Growing In More Ways Than One
Thursday May 17, 2018
Along with canoeing, yoga, Pilates, classes and events, there is now also planting, watering and fertilizing. Because just outside Cunningham Hall, at the base of a shiny windmill, a previously empty community garden has sprouted to life.But who is behind all the leaves, colors and vines? And what is the garden all about? During a chance meeting between Alex Murphy, Lifestyle Director at Starkey Ranch, and Gary Cormack, one of our residents, the answers began to blossom.
When Gary was twelve years old, his dad asked the neighborhood’s best gardener to come over and till the back yard. The gardener was very helpful but it was actually Gary who did the tilling until the dirt was ready for planting. As part of what would be a father’s great lesson, Gary and his dad planted over 15 types of vegetables and approximately 50 plants in total. Gary was told this would be his garden to take care of and encouraged not to fail. And from that day on, his thumb has gotten greener and greener.
Gary reached out to Alex and asked if he could help tend to the garden. Of course he could! Who better than its residents to make Starkey Ranch thrive? With a little help from Mother Nature and some guidance from Gary, our residents have created a beautiful garden we can all be proud of. More than that, we can get involved thanks to the new Starkey Ranch Garden Club.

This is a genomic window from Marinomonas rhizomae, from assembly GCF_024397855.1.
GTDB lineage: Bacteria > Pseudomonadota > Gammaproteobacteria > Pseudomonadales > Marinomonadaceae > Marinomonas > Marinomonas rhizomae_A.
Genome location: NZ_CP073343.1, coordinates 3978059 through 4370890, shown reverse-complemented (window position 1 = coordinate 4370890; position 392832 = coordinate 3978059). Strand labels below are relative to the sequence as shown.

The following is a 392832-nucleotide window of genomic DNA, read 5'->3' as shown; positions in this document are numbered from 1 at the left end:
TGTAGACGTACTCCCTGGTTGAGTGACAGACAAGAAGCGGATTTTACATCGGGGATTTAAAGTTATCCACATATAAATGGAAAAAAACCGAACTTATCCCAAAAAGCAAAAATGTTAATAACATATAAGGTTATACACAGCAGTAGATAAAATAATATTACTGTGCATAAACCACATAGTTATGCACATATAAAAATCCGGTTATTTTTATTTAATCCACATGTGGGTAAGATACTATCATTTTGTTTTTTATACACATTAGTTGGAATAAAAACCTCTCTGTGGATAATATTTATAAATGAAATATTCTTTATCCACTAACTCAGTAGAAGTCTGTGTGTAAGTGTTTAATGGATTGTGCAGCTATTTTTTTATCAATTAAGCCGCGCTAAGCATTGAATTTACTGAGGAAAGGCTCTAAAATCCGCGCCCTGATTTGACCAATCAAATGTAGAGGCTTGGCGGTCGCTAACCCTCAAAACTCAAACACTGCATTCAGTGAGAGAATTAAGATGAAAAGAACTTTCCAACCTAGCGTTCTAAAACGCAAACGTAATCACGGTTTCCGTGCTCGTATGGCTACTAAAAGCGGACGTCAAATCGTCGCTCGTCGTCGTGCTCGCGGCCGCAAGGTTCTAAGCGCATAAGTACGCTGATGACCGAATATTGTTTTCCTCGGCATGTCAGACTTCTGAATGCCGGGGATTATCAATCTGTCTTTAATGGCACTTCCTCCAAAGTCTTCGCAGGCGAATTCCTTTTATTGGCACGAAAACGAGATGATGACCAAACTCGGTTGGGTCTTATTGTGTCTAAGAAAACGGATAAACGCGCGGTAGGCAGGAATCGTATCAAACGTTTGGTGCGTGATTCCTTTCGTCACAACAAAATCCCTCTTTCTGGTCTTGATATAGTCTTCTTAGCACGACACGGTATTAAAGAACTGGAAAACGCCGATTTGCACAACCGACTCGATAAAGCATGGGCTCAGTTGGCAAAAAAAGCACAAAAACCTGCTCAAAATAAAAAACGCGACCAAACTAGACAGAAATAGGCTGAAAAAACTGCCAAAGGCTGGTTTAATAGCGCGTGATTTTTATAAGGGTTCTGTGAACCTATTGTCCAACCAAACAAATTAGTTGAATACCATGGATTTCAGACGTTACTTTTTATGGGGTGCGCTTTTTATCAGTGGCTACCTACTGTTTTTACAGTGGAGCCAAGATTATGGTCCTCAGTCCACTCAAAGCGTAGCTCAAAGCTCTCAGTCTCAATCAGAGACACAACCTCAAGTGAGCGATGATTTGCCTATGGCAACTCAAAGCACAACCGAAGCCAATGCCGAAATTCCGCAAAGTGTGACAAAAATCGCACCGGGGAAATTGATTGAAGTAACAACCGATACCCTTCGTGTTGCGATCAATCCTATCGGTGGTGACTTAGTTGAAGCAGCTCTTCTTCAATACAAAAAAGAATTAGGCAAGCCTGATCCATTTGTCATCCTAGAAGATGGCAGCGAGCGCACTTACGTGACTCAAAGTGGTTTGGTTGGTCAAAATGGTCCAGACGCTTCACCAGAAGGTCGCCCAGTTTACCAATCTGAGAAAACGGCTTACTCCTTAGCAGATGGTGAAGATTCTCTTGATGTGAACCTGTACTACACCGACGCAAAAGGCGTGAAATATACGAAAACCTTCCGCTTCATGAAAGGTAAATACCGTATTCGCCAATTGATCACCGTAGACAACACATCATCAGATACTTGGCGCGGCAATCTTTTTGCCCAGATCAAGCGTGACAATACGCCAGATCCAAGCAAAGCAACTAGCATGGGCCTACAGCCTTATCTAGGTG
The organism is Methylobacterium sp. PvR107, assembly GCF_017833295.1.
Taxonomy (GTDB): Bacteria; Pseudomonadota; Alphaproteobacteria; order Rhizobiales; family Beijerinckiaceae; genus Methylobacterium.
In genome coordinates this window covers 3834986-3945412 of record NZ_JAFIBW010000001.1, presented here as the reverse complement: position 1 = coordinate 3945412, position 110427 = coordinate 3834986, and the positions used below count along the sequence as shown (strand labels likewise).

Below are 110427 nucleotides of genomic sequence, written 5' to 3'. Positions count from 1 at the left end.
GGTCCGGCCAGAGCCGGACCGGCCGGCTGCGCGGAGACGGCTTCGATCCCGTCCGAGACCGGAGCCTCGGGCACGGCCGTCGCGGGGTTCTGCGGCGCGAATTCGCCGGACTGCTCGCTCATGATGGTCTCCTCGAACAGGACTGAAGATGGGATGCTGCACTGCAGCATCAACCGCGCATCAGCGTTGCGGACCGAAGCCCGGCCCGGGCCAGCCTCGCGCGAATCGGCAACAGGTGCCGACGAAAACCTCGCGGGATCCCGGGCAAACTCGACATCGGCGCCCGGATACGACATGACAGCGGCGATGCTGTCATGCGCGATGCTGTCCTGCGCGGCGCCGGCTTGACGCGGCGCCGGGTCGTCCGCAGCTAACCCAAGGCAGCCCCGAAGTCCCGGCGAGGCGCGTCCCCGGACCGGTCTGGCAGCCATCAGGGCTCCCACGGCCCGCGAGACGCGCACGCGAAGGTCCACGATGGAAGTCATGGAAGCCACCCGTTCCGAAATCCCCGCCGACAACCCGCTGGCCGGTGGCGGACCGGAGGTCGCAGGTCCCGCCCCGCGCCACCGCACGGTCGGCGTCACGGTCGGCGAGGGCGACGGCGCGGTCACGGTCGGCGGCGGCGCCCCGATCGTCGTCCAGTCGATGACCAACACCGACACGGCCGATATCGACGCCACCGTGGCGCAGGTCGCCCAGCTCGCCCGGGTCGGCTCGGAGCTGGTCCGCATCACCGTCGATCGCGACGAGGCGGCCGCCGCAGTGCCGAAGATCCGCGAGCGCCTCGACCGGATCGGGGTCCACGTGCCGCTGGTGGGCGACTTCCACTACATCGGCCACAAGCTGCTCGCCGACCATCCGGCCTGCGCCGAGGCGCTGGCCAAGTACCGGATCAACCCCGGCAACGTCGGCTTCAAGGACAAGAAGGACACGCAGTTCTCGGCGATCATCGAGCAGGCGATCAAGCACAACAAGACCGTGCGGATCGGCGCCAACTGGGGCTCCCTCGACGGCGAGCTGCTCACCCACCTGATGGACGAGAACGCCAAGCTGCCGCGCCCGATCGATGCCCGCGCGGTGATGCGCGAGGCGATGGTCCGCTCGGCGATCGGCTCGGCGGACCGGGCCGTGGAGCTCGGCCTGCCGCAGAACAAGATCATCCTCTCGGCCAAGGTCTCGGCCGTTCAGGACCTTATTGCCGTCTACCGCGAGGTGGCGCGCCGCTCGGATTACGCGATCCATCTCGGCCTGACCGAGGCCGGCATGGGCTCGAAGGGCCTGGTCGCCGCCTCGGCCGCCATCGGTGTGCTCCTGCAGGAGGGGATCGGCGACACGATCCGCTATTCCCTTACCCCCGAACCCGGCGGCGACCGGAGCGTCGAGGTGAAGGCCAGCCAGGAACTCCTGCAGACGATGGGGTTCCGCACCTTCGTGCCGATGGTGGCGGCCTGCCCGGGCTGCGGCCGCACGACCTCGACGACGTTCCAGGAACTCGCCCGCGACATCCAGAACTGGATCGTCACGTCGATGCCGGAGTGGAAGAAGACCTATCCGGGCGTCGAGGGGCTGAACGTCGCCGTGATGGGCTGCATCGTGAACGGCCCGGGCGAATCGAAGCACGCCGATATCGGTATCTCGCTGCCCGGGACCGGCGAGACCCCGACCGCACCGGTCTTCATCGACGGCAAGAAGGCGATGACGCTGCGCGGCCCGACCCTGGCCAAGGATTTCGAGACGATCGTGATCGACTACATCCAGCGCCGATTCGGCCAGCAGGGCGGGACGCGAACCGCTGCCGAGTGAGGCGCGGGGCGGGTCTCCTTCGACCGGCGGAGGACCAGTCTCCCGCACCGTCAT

To Gary Cormack, being part of the Garden Club provides a respite from the daily grind. It brings people together to learn about welcoming new life into this world – a small green plant, nurtured until it culminates in a red tomato, green pepper, yellow squash, sweet potato, watermelon, or one of many varieties of herbs. Not to mention spending time with people of all ages and walks of life. And the best part is you don’t have to be a pro. In fact, Gary says most people already involved simply want to learn, and perhaps his favorite thing to do is help them turn a brown thumb green.
The Garden Club recently held its first meeting and will continue to meet once a month. Volunteers will harvest the community garden and residents can purchase vegetables and herbs on Wednesdays. Proceeds will go toward maintenance of the garden.
If you’d like to see the abundance of vegetables and herbs for yourself, just stop by the garden and take a look around. Who knows? Maybe we’ll see you at the Garden Club’s next meeting.